{{k -> -(3/2)}, {k -> -(1/2)}, {k -> 1/2}, {k -> 3/2}}
We conclude that
\[ \cos^3 x = \frac{4}{3\pi} + \frac{24}{\pi} \sum_{k\ge 1} \frac{(-1)^k}{9-40 k^2 + 16 k^4} \,\cos \left( 2k\pi x \right) . \]
So we obtained two cosine Fourier series for cos3x on the interval (-π/2,π/2).    ■
Example 6: We consider an integrable function that does not satisfy the Dirichlet conditions and for which we don't have sufficient conditions that guarantee pointwise convergence of the corresponding Fourier series (which is actually the Fourier sine series because the function is odd).
\[ f(x) = \sin \left( \frac{1}{x} \right) , \qquad -\ell < x < \ell . \tag{6.1} \]
This function belongs to 𝔏²(−ℓ, ℓ) for any positive ℓ. For simplicity, we set ;ℓ = 1 and get
f[x_] = Sin[1/x] N[Integrate[f[x]^2, {x,-1,1}]]
1.3469135365315457
\[ \int_{-1}^1 f^2 (x)\,{\text d}x =\int_{-1}^1 \sin^2 \left( \frac{1}{x} \right) \,{\text d}x \approx 1.3469135365315457 . \]
We formally expand this function into Fourier sine series
\[ \sin \left( \frac{1}{x} \right) = \sum_{n\ge 1} b_n \sin \left( \pi x \right) , \tag{6.2} \]
where coefficients
\[ b_n = 2 \int_0^1 \sin \left( \frac{1}{x} \right) \sin \left( n \pi x \right) {\text d} x , \qquad n= 1 ,2 , 3, \ldots , \tag{6.3} \]
can be evaluated only numerically.

SF10[x_] = Sum[2 *NIntegrate[Sin[1/x]*Sin[n*Pi*x], {x, 0, 1}]*Sin[n*Pi*x], {n, 10}];
Plot[{Callout[SF10[x], "Fourier 10", LabelStyle -> Directive[Purple, Bold]], Callout[Sin[1/x], "Exact"]}, {x, 0, 1}, PlotStyle -> {{Thick, Orange}, {Thick, Blue}}]
Plot[{Callout[SF10[x], "Fourier 10", LabelStyle -> Directive[Purple, Bold]], Callout[Sin[1/x], "Exact"]}, {x, 0.001, 0.1}, PlotStyle -> {{Thick, Orange}, {Thick, Blue}}]
Fourier approximation with 10 terms
             
Fourier approximation with 10 terms

Then we repeat calculations with 100 terms:
SF100[x_] = Sum[2 *NIntegrate[Sin[1/x]*Sin[n*Pi*x], {x, 0, 1}]*Sin[n*Pi*x], {n, 100}];
Plot[{Callout[SF100[x], "Fourier 100", LabelStyle -> Directive[Purple, Bold]], Callout[Sin[1/x], "Exact", LabelStyle -> Directive[Blue, Bold]]}, {x, 0.001, 1}, PlotStyle -> {{Thick, Orange}, {Thick, Blue}}]
Plot[{Callout[SF100[x], "Fourier 100", LabelStyle -> Directive[Purple, Bold]], Callout[Sin[1/x], "Exact", LabelStyle -> Directive[Blue, Bold]]}, {x, 0.001, 0.1}, PlotStyle -> {{Thick, Orange}, {Thick, Blue}}]
Fourier approximation with 100 terms
             
Fourier approximation with 100 terms

We apply Cesàro summation.
CF100[x_] = Sum[(1 - n/100)*2 *NIntegrate[Sin[1/x]*Sin[n*Pi*x], {x, 0, 1}]* Sin[n*Pi*x], {n, 100}];
Plot[{Callout[CF100[x], "Cesaro 100", LabelStyle -> Directive[Red, Bold]], Callout[Sin[1/x], "Exact", LabelStyle -> Directive[Blue, Bold]]}, {x, 0.005, 1}, PlotStyle -> {{Thick, Red}, {Thick, Blue}}]
Plot[{Callout[CF100[x], "Cesaro 100", LabelStyle -> Directive[Red, Bold]], Callout[Sin[1/x], "Exact", LabelStyle -> Directive[Blue, Bold]]}, {x, 0.005, 0.1}, PlotStyle -> {{Thick, Red}, {Thick, Blue}}]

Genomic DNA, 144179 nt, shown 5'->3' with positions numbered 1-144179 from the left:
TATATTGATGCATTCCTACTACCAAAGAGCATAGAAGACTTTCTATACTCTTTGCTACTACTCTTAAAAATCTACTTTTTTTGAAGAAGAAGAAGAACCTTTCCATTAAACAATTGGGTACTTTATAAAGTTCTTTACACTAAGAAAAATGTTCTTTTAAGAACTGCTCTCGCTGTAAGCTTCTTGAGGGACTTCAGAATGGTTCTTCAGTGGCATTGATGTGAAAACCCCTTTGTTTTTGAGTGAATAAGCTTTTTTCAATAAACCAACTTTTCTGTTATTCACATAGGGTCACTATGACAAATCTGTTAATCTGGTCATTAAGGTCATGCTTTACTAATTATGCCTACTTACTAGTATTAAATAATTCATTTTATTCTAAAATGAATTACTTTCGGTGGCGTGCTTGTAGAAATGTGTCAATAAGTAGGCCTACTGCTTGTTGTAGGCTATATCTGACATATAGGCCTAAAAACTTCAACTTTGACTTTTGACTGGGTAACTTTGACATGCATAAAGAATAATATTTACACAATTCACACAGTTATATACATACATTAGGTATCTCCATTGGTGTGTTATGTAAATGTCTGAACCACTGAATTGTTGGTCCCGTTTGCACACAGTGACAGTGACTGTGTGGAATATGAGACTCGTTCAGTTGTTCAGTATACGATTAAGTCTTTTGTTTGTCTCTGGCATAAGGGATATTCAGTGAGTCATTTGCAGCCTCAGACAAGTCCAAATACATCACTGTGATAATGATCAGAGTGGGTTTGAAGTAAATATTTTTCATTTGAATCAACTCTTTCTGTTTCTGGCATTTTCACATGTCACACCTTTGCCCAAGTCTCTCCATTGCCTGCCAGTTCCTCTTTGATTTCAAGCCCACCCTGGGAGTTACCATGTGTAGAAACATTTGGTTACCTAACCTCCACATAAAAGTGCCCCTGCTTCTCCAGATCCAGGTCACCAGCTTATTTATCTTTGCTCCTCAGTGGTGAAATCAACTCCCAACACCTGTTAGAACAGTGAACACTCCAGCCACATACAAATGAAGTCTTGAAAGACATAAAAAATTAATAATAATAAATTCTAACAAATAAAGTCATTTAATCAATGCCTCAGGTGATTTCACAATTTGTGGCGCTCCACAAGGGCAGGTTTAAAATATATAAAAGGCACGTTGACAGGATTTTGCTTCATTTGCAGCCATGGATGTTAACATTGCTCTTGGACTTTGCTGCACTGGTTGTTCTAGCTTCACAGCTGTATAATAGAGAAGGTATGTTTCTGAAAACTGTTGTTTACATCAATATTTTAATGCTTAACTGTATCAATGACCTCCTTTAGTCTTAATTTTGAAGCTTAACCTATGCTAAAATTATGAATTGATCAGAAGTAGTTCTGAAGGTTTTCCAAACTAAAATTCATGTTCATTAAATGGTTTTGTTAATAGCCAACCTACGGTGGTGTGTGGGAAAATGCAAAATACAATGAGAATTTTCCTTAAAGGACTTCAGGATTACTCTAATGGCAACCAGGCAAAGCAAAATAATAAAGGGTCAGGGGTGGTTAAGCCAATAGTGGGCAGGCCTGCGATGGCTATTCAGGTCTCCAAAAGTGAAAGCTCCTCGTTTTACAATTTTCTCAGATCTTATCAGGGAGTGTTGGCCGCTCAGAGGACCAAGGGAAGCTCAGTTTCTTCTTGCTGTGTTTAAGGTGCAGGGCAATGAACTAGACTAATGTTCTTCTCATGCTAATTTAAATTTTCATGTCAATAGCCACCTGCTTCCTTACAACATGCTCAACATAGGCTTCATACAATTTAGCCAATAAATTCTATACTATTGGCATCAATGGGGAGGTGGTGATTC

Cesàro approximation with 100 terms
             
Cesàro approximation with 100 terms

Finally, we take 1000 terms:
SF1000[x_] = Sum[2 *NIntegrate[Sin[1/x]*Sin[n*Pi*x], {x, 0, 1}]*Sin[n*Pi*x], {n, 1000}];
Plot[{Callout[SF1000[x], "Fourier 1000", LabelStyle -> Directive[Purple, Bold]], Callout[Sin[1/x], "Exact", LabelStyle -> Directive[Blue, Bold]]}, {x, 0.005, 1}, PlotStyle -> {{Thick, Orange}, {Thick, Blue}}]
Plot[{Callout[SF1000[x], "Fourier 1000", LabelStyle -> Directive[Purple, Bold]], Callout[Sin[1/x], "Exact"]}, {x, 0.005, 0.02}, PlotStyle -> {{Thick, Orange}, {Thick, Blue}}]
Fourier approximation with 1000 terms
             
Fourier approximation with 1000 terms

Cesàro summation gives:
Cesàro approximation with 1000 terms
             
Cesàro approximation with 1000 terms

We compare which of two approximations, Fourier or Cesàro, gives a better approximation using their graphical outputs. Since human's eyes have a resolution of about 5%, it gives us only qualitative conclusion. Working with 1000-term approximations, we conclude that the Cesàro approximation is accurate enough after x > 0.1. When x → 0, Cesàro approximation tends to zero and does not match the function. On the other hand, Fourier approximation gives a reasonable accuracy forx > 0.04, but exhibits the Gibbs phenomenon at the boundary x = 1,
Fourier approximation with 1000 terms
             
Cesàro approximation with 1000 terms

   ■
Example 7: Our next example is about the function that has infinite many local extrema, but this time their values diminish near the origin:
\[ f(x) = x\,\sin \left( \frac{1}{x} \right) . \]
Since this function is even, we expand it into the cosine Fourier series:
\[ f(x) = x\,\sin \left( \frac{1}{x} \right) = \frac{a_0}{2} + \sum_{n\ge 1} a_n \cos \left( \frac{n\pi x}{\ell} \right) , \tag{7.1} \]
where ℓ is the interval of interest from which function f(x) is expended periodically, and
\[ a_n = \frac{2}|ell} \int_0^{\ell} x\, ,\sin \left( \frac{1}{x} \right) \cos \left( \frac{n\pi x}{\ell} \right) {\text d}x , \qquad n= 0,1,2,\ldots . \tag{7.2} \]
   ■

 

Return to Mathematica page
Return to the main page (APMA0340)
Return to the Part 1 Matrix Algebra
Return to the Part 2 Linear Systems of Ordinary Differential Equations
Return to the Part 3 Non-linear Systems of Ordinary Differential Equations
Return to the Part 4 Numerical Methods
Return to the Part 5 Fourier Series
Return to the Part 6 Partial Differential Equations
Return to the Part 7 Special Functions